During compile time the compiler looks if everything related to casting is ok by taking the reference variables. The code is fine, because B IS-A A and in main an explicit cast is done in order to tell this to the compiler:
During runtime though you get the ClassCastException, because Type A is the super class of type B, so an instance of type A cannot be converted to the type of the subclass B.
When you say that one class extends another class, you can say that the subclass "is a" type of the superclass. Look at this example:
In this case, the class Cat extends the class Animal. Therefore, we can say that a Cat "is a" type of Animal. Likewise, Dog extends Animal so we can say that a Dog "is a" type of Animal. We say this because, through inheritance, Cat and Dog take on all of the aspects of an Animal. In addition, however, both Cat and Dog define some extra details about themselves that the generic Animal class does not have. Therefore, an Animal "is not a" Cat and an Animal "is not a" Dog. Similarly, Cat and Dog have no such relationship. They are "sibling" classes. A Cat "is not a" Dog and a Dog "is not a" Cat.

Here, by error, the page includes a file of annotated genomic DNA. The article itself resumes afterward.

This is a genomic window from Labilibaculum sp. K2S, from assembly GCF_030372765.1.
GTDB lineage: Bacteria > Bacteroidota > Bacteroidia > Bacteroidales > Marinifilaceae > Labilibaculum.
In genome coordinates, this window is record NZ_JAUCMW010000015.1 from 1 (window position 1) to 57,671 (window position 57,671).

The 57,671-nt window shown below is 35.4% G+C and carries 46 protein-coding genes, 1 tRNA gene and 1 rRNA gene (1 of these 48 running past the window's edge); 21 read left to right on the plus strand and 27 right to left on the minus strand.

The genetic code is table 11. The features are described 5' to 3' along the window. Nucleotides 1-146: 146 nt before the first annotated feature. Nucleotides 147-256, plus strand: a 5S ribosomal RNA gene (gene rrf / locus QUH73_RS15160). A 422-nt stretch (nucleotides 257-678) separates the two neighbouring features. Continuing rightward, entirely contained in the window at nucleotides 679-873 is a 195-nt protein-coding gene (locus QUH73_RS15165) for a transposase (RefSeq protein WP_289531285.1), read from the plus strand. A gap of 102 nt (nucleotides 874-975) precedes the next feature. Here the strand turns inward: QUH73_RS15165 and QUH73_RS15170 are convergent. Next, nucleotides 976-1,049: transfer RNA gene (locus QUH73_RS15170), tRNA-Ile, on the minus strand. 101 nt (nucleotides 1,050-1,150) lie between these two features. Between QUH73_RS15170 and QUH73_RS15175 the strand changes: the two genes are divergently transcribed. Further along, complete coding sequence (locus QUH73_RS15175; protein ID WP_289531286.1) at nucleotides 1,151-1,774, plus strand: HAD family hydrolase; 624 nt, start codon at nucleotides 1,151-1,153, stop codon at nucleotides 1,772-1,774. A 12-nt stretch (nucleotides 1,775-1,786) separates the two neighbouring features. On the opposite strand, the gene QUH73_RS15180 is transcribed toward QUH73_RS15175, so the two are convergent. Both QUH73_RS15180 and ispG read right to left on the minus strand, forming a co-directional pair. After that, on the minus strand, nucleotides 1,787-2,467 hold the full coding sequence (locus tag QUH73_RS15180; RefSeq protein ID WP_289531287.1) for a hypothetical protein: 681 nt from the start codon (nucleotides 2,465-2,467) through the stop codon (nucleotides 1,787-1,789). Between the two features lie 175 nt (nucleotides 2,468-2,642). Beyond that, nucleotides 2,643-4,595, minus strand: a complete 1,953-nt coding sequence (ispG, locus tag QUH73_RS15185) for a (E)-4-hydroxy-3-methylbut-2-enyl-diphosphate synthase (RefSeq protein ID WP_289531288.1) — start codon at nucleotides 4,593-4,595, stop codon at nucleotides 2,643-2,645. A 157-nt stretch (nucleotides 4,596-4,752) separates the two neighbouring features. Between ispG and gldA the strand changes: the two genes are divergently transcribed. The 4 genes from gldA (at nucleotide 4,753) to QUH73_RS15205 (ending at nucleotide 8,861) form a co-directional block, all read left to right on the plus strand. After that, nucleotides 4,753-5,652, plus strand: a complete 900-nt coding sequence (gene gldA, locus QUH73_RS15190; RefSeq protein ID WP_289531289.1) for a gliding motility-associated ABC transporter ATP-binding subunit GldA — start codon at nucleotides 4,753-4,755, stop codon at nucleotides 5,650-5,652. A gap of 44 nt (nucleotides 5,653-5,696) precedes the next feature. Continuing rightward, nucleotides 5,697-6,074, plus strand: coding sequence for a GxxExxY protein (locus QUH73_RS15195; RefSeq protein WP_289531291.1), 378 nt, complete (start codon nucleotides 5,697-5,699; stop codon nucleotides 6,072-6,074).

You get a ClassCastException when you attempt to cast an object as something that it "is not." For example, you can safely cast a Cat as an Animal because a Cat "is a" type of Animal. However, if you try to cast a Dog as a Cat, you get a ClassCastException because a Dog "is not a" Cat. Here's an example:
You get a ClassCastException when you attempt to cast an object as something that it "is not." For example, you can safely cast a Cat as an Animal because a Cat "is a" type of Animal. However, if you try to cast a Dog as a Cat, you get a ClassCastException because a Dog "is not a" Cat.
Suppose it does not cause the class cast exception at runtime what will happen?
B instances can have additional members(fields and methods) than A instances.
b is a reference of type B.
You as a programmer if given b as a handle will try to access the extra members found only in B.
But since b is actually pointing to an A instance which does not have those members you will get a meltdown when u try to use members that dont exist. For this one reason alone there should be the class cast exception to avoid potential "method/fields not found in object" exceptions.
If you follow the same line of thinking for the following code it can never cause the same problems because A will always have less members than B and all members of A will be in B for sure.
[ June 10, 2004: Message edited by: Swamy Nathan ]